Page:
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Prolonged Fasting 'Re-Boots' Immune System

Prolonged Fasting 'Re-Boots' Immune System | Melanoma Dispatch | Scoop.it

"Results of a new study on mice and a phase 1 trial of humans suggest that prolonged cycles of fasting - for 2-4 days at a time - not only protect against toxic effects of chemotherapy, but also trigger stem cell regeneration of new immune cells and clearing out of old, damaged cells.


"The study, by researchers from the University of Southern California (USC) in Los Angeles, and published in the journalCell Stem Cell, is the first to show that a natural intervention can trigger regeneration of an organ or system through stem cells.


"The team believes the findings could benefit people with immune system damage, for example if they have received chemotherapy treatment for cancer. It could also benefit the elderly whose immune systems are weakened through aging, making them more susceptible to disease."

Cancer Commons's insight:

Medical News Today  |  Jun 6, 2014

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Tambre Leighn's curator insight, June 7, 2014 1:13 PM

Intuitively this week, my body felt like it needed to fast.  Intuitively, even thought I'd only planned a two day juice fast, it turned into four.  With the right plan for fasting, and doctor's supervision as needed depending on your state of health or knowledge about how to fast correctly, it is highly doable.  

 

I use a company that specializes in juicing and provides a whole kit of raw juices designed to give me different nutrients at different times of the day and it's all organic.  I was never hungry and only had one afternoon dealing with a detox headache from going off caffeine. The rest of the time I was completely energized.  Returning to food now, my body is craving raw vegetables and has no desire for caffeine or some of the other nutritional "slips" into foods that aren't healthy for me.

 

Amazing to see more natural paths to healing being embraced by the medical community.  Medical interventions are sometimes very necessary and so I am grateful that we have them.  It's not an either/or...it's an and - how can more "traditional" medical approaches and some natural approaches work together for best outcomes...that's an exciting place to be.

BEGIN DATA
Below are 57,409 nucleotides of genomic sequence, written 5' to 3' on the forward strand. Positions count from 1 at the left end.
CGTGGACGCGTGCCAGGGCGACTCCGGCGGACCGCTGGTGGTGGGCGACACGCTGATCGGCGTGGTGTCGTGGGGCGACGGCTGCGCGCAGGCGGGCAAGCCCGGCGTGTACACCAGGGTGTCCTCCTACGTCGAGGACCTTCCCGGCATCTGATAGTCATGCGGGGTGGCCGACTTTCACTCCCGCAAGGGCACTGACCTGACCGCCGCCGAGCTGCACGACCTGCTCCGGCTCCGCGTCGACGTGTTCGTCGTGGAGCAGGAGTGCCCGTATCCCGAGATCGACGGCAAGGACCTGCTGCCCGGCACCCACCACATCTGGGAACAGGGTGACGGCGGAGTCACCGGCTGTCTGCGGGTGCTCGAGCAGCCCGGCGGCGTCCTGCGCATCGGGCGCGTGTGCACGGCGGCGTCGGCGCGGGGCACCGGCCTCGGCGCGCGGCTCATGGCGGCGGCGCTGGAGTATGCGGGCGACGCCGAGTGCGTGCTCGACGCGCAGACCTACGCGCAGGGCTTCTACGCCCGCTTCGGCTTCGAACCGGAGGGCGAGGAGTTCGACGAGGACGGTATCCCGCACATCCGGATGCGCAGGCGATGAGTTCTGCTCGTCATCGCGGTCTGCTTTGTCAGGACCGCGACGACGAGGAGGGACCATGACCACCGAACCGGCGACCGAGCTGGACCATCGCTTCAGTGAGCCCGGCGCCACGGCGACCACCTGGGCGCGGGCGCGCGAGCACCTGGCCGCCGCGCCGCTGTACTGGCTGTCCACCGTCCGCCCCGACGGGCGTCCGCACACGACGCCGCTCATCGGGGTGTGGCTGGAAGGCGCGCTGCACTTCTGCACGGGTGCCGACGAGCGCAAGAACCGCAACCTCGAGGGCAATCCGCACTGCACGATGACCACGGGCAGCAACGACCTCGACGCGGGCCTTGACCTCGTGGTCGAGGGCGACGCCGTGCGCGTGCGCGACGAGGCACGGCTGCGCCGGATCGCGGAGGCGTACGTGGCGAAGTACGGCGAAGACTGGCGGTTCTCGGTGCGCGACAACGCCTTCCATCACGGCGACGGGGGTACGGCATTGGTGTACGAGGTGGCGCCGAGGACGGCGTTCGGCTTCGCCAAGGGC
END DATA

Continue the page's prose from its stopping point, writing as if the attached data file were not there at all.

Cancer Commons's curator insight, June 6, 2014 3:39 PM

Medical News Today  |  Jun 6, 2014

Cancer Commons's curator insight, June 6, 2014 3:38 PM

Medical News Today  |  Jun 6, 2014

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mTOR Inhibitors May Be Associated with Kidney Injury

A class of cancer drugs called mTOR inhibitors may produce kidney toxicity in at least some patients. mTOR inhibitors, including rapamycin (sirolimus/Rapamune), temsirolimus (Torisel), everolimus (Afinitor), and ridaforolimus, are used to treat certain forms of breast and kidney cancer, and are under investigation for several other cancers. Researchers described four cases of patients treated with mTOR inhibitors developing severe acute kidney injury. They recommend that doctors carefully monitor kidney function in patients receiving these drugs. However, other experts emphasize that it is unclear whether the mTOR inhibitors were indeed the cause of the kidney injury. In at least one case, the patient was also taking other drugs known to cause kidney toxicity.

Cancer Commons's insight:

Medscape | Jul 3, 2013

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Cancer Commons's curator insight, July 7, 2013 3:55 AM

Medscape | Jul 3, 2013

Cancer Commons's curator insight, July 8, 2013 1:36 PM

Medscape | Jul 3, 2013

Cancer Commons's curator insight, July 8, 2013 1:36 PM

Medscape | Jul 3, 2013

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Timing Cancer Treatment for Maximum Effectiveness

Timing Cancer Treatment for Maximum Effectiveness | Melanoma Dispatch | Scoop.it

Our bodies follow a 24-hour 'biorhythm' that affects most of our biological functions. This fact forms the basis of cancer chronotherapy, which takes time of day into account to plan cancer treatment. Administering cancer drugs at the right time can double effectiveness while reducing toxicity up to fivefold. However, individual differences in biorhythms mean that the 'right time' varies from one person to another. In a recent study, researchers linked gene expression in mice with the time point at which the chemotherapy agent irinotecan (Camptosar) produced the least toxicity. They developed a mathematical model that predicts each animal's ideal time point based on the expression of two genes. In the future, they hope to develop similar tools to help predict the best time for cancer treatment in human patients.

Cancer Commons's insight:

Medical Xpress  |  Nov 22, 2013

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Cancer Commons's curator insight, November 25, 2013 3:13 AM

Medical Xpress  |  Nov 22, 2013

Cancer Commons's curator insight, November 25, 2013 3:05 PM

Medical Xpress  |  Nov 22, 2013